The expert’s call comes as the ongoing hunger strike by approximately 1,000 Palestinians held in Israeli jails enters its second month. They are requesting better and consistent access to health care, more liberal family visit policies, and an end to solitary confinement and administrative detention.
“I am particularly concerned with Israel’s use of administrative detention, which involves imprisonment without charge, trial, conviction or meaningful due process, as well as the possibility of unrestricted renewal of their detention,” the human rights expert said, highlighting that administrative detainees are imprisoned on secret evidence that neither they nor their lawyers can review or challenge.
“Israel’s use of administrative detention is not in compliance with the extremely limited circumstances in which it is allowed under international humanitarian law, and deprives detainees of basic legal safeguards guaranteed by international human rights law,” Mr. Lynk said recalling his first report to the UN General Assembly. The Rapporteur noted that there are approximately 500 Palestinian administrative detainees.
The Special Rapporteur also noted that many of the 6,000 Palestinian prisoners held by Israel are incarcerated in prisons within Israel, and not in the Occupied Palestinian Territory, in contravention of International Humanitarian Law.
“These transfers create significant barriers to the families of prisoners who wish to visit them, due to the difficulty of obtaining permits to enter Israel, and the often arduous journey families must undertake to reach their relatives,” he pointed out.
Mr. Lynk expressed concern about the reports he has received that prisoners are being held in solitary confinement, being denied access to lawyers, and experiencing other forms of deprivation due to their participation in the hunger strike. He warned that Israel’s 2015 law allowing force-feeding could be used in this circumstance, and called on Israel to comply with the UN Standard Minimum Rules for the Treatment of Prisoners.
“Prisoners everywhere have a right to engage in hunger strikes to protest their living conditions, and they should not be punished as a result,” Mr. Lynk stressed. “Force-feeding is a practice that human rights experts have found could amount to torture.”
The Special Rapporteur is currently undertaking his annual visit to the region. Due to Israel’s lack of response to his request to travel to the Occupied Palestinian Territory, he is in Amman, Jordan, from 15 to 19 May.
“I deeply regret not having the opportunity to visit the Occupied Palestinian Territory, and to speak face-to-face with victims and witnesses of Israel’s alleged violations of international humanitarian and human rights law,” he stressed.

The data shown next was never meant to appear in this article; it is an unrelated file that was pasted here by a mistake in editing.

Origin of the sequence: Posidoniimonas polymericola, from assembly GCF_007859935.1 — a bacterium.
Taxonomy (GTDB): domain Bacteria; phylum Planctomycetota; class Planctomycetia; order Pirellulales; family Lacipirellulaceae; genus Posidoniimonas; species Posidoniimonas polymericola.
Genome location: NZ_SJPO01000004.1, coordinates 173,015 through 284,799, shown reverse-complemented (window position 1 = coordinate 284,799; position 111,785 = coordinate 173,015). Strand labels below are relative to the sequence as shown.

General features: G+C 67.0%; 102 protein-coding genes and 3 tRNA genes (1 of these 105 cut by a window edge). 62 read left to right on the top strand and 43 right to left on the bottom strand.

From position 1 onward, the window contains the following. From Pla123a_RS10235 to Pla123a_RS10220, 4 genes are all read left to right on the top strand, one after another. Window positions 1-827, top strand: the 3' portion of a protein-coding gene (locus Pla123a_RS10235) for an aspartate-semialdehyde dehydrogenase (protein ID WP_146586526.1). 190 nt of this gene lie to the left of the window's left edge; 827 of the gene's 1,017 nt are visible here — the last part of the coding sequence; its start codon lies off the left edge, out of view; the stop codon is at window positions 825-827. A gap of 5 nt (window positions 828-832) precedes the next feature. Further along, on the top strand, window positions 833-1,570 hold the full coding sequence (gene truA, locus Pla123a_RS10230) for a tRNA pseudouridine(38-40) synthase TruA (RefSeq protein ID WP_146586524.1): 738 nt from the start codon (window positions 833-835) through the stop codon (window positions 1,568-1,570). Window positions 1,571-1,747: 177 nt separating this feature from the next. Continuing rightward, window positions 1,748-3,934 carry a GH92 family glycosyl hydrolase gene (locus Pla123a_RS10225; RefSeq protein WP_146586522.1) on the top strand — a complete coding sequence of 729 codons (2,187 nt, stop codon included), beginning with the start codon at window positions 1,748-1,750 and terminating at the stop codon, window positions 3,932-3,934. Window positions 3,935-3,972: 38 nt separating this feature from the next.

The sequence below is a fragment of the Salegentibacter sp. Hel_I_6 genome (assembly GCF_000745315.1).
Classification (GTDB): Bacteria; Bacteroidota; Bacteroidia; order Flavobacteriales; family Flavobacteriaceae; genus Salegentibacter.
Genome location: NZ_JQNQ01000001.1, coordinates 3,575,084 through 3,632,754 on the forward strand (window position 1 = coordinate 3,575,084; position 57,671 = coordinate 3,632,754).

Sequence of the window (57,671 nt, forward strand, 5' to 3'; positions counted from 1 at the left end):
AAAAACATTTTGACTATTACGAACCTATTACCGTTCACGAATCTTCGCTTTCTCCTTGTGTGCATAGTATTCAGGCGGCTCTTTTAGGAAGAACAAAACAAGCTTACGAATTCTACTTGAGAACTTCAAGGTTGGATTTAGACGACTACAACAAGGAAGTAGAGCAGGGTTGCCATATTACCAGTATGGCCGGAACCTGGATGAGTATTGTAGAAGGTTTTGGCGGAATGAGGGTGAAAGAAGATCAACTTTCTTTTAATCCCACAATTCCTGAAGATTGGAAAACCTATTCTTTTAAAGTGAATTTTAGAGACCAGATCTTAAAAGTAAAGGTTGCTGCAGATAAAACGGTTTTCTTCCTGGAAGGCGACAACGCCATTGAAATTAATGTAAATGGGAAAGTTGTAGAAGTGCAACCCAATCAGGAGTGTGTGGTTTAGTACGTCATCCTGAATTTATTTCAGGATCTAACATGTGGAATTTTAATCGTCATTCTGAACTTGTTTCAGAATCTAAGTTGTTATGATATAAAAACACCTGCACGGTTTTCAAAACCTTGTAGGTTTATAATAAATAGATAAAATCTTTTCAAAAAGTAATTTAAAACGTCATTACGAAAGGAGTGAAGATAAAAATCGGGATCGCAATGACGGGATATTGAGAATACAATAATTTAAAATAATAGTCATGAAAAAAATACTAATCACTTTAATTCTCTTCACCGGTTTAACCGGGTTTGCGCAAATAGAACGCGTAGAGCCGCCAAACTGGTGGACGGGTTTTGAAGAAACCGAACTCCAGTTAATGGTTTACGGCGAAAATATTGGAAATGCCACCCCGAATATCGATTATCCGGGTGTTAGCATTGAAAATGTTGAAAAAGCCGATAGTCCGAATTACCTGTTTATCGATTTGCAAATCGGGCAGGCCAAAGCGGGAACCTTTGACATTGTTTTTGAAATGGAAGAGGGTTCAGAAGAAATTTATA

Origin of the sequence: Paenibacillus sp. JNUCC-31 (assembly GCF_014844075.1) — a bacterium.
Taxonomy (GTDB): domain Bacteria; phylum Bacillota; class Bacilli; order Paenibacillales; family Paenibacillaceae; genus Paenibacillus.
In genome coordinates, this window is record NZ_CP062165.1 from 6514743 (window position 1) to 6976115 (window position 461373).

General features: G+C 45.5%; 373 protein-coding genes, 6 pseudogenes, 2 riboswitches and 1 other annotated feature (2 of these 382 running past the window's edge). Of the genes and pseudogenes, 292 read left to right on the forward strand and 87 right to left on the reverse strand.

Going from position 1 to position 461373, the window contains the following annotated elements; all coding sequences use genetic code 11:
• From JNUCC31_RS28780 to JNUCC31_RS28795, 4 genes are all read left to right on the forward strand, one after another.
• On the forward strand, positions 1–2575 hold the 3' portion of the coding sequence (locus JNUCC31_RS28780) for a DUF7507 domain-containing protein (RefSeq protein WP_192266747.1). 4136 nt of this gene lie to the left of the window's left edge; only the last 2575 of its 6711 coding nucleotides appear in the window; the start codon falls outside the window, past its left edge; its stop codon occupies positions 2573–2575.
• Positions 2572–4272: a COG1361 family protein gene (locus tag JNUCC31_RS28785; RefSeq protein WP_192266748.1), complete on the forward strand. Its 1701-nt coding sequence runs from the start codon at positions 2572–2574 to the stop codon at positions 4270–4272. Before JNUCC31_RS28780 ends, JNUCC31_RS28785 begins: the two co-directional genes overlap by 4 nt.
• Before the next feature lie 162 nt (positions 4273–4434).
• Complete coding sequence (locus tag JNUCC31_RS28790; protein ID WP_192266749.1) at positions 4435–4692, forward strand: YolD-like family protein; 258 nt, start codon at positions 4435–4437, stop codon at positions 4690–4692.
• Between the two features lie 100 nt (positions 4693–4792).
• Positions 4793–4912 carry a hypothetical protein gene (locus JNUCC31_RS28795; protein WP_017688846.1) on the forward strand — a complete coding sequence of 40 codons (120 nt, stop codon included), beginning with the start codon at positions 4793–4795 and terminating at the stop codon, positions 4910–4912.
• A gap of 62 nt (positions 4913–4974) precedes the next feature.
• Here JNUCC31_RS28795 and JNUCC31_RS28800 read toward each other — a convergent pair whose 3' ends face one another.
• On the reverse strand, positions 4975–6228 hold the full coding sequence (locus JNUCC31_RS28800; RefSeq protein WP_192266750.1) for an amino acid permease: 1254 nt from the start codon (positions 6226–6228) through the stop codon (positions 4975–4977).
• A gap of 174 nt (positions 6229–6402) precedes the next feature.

During his five-day mission, the independent expert will meet with officials, community leaders and civil society representatives, among others. He will discuss the human rights situation across the Occupied Palestinian Territory in order to gather evidence and information for his upcoming reports.
The Special Rapporteur will present his next report to the General Assembly in October 2017 on his findings and conclusions.
Mr. Michael Lynk (Canada) was designated by the UN Human Rights Council in 2016 as the Special Rapporteur on the situation of human rights in the Palestinian territories occupied since 1967. The mandate was originally established in 1993 by the then UN Commission on Human Rights. Professor Lynk is Associate Professor of Law at Western University in London, Ontario, where he teaches labour law, constitutional law and human rights law. Before becoming an academic, he practiced labour law and refugee law for a decade in Ottawa and Toronto. As well, he worked for the United Nations on human rights and refugee issues in Jerusalem.
The Special Rapporteurs are part of what is known as the Special Procedures of the Human Rights Council. Special Procedures, the largest body of independent experts in the UN Human Rights system, is the general name of the Council’s independent fact-finding and monitoring mechanisms that address either specific country situations or thematic issues in all parts of the world. Special Procedures’ experts work on a voluntary basis; they are not UN staff and do not receive a salary for their work. They are independent from any government or organization and serve in their individual capacity.